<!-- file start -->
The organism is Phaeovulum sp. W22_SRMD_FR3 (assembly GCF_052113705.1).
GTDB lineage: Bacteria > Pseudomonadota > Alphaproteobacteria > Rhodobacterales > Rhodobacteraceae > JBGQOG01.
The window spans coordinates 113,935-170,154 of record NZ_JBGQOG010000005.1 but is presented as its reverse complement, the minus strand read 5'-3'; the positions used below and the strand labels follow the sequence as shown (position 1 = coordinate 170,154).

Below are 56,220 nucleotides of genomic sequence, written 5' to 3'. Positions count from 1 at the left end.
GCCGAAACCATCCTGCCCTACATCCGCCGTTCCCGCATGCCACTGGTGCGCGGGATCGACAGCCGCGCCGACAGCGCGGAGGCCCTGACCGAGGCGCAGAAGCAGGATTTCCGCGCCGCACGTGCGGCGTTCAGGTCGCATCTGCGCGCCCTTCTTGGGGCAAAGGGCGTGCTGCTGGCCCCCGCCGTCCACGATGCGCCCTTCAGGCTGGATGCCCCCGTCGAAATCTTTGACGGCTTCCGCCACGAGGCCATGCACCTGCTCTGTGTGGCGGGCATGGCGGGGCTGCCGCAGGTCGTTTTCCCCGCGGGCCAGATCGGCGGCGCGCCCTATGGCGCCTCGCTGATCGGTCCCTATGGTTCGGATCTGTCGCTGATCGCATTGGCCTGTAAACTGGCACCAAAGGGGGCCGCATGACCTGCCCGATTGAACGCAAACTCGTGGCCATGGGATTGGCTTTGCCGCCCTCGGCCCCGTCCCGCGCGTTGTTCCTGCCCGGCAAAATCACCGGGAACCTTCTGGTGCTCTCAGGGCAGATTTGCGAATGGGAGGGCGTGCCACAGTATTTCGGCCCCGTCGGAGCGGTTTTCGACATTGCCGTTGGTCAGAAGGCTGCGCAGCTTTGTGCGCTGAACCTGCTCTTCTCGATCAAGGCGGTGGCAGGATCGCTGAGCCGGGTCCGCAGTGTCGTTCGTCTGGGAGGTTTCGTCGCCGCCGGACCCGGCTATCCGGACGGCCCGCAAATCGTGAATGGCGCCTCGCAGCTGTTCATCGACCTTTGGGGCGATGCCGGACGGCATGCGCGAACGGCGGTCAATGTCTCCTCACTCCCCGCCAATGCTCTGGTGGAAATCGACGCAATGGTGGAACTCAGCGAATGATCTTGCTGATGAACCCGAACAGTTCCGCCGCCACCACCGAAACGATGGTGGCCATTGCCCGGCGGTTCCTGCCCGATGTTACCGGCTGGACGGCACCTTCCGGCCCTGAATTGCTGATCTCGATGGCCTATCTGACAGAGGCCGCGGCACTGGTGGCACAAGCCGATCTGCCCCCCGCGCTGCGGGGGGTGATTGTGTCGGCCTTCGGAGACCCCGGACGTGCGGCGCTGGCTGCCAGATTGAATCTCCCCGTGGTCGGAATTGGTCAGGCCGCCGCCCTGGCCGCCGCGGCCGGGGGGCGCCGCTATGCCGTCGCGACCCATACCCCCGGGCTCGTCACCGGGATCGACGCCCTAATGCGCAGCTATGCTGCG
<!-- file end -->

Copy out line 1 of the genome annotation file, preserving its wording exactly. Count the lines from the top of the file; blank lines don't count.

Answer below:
The organism is Phaeovulum sp. W22_SRMD_FR3 (assembly GCF_052113705.1).